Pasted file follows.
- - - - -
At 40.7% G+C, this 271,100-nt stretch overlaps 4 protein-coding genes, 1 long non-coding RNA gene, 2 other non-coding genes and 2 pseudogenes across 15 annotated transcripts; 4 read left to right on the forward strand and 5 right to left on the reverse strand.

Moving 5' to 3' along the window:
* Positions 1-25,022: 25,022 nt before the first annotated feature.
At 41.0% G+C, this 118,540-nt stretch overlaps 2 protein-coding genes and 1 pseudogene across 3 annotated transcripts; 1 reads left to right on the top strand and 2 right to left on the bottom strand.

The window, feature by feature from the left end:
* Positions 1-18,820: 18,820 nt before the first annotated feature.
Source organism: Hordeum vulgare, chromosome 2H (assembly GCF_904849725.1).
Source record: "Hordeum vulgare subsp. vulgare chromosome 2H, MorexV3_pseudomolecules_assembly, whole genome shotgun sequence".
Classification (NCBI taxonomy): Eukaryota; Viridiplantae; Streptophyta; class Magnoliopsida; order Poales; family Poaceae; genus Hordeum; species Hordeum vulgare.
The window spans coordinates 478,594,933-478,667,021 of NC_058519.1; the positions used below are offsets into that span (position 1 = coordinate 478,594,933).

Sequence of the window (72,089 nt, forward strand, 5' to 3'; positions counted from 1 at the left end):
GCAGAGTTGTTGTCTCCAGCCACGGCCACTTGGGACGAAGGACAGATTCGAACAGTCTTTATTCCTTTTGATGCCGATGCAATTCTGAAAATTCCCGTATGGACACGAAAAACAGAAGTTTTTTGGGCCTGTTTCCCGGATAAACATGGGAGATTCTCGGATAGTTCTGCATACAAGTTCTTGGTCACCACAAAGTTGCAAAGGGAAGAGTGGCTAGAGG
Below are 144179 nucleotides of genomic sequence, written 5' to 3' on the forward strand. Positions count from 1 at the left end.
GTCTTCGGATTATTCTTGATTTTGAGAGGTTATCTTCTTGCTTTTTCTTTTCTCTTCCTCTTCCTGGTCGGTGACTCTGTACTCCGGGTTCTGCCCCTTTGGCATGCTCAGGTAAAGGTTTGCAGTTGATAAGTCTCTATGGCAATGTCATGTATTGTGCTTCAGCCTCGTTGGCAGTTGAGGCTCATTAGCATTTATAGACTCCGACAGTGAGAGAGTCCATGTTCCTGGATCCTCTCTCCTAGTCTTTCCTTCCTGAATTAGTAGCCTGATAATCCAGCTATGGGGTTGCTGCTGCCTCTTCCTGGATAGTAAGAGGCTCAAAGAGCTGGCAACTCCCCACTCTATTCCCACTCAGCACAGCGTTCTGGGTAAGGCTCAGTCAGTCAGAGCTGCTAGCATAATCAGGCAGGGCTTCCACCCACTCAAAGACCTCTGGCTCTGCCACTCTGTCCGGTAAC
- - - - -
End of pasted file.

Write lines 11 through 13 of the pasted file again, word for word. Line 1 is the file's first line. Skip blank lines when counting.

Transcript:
Sequence of the window (72,089 nt, forward strand, 5' to 3'; positions counted from 1 at the left end):
GCAGAGTTGTTGTCTCCAGCCACGGCCACTTGGGACGAAGGACAGATTCGAACAGTCTTTATTCCTTTTGATGCCGATGCAATTCTGAAAATTCCCGTATGGACACGAAAAACAGAAGTTTTTTGGGCCTGTTTCCCGGATAAACATGGGAGATTCTCGGATAGTTCTGCATACAAGTTCTTGGTCACCACAAAGTTGCAAAGGGAAGAGTGGCTAGAGG
Below are 144179 nucleotides of genomic sequence, written 5' to 3' on the forward strand. Positions count from 1 at the left end.